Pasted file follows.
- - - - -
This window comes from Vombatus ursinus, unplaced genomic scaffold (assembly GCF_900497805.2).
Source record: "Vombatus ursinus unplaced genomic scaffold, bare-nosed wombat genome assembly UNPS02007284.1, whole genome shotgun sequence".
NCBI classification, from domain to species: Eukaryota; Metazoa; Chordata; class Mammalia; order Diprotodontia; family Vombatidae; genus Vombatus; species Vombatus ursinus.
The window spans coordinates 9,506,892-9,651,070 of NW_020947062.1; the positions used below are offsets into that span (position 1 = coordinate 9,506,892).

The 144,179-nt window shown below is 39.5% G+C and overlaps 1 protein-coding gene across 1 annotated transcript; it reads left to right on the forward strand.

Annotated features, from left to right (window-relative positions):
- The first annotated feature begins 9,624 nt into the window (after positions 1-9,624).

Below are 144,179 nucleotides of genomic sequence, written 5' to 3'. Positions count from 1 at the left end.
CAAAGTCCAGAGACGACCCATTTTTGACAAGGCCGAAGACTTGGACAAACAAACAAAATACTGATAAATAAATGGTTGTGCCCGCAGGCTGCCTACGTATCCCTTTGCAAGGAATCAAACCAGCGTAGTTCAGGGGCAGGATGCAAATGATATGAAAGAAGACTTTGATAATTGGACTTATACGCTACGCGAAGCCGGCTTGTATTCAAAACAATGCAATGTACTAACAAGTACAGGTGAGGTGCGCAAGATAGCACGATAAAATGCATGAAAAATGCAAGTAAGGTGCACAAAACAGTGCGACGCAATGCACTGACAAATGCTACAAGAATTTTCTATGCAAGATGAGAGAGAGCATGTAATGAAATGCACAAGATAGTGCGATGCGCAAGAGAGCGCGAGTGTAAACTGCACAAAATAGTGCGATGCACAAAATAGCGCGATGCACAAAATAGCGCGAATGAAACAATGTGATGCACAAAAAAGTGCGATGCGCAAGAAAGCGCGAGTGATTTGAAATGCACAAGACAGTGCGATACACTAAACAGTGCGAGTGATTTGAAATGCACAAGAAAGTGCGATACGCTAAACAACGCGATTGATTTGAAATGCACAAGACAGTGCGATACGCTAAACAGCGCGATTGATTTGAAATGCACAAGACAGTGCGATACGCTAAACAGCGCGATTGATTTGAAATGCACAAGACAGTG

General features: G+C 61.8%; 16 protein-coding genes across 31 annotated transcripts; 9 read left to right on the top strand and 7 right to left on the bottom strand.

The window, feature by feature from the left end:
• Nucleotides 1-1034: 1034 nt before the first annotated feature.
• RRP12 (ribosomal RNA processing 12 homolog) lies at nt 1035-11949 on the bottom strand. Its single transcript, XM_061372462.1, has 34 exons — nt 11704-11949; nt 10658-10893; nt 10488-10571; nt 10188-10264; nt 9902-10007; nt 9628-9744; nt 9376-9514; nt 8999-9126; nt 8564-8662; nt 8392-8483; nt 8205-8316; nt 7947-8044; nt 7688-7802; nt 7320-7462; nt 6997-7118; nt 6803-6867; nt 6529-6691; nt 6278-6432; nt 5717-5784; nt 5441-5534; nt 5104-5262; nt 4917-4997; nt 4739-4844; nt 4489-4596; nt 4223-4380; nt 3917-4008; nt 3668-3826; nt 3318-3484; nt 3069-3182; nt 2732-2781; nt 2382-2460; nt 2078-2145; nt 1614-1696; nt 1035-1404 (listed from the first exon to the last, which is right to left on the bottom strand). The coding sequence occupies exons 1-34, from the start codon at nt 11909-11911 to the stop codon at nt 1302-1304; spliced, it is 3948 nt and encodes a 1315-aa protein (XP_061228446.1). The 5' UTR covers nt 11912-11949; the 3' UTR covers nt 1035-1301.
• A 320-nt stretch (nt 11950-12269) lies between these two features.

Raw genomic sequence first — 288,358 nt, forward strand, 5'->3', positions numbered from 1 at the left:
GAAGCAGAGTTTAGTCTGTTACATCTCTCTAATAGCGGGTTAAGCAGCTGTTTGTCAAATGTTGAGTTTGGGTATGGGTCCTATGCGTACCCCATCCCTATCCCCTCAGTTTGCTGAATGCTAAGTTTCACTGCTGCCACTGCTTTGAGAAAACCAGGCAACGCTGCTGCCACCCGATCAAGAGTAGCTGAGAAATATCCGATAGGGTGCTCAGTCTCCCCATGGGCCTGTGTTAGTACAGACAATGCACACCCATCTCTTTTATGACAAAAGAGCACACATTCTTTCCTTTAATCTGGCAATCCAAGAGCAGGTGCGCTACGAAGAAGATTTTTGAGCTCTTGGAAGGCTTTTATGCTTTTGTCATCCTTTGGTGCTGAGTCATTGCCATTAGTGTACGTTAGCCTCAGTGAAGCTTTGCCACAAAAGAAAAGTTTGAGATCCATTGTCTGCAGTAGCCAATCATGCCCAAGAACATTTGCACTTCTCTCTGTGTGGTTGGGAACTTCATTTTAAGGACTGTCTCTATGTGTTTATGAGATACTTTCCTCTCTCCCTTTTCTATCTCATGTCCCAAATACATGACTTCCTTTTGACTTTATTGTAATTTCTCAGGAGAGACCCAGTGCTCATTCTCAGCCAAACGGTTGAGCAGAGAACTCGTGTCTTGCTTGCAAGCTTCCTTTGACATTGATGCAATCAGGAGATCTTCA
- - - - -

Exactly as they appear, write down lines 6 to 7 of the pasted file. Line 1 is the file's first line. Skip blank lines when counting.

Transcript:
Annotated features, from left to right (window-relative positions):
- The first annotated feature begins 9,624 nt into the window (after positions 1-9,624).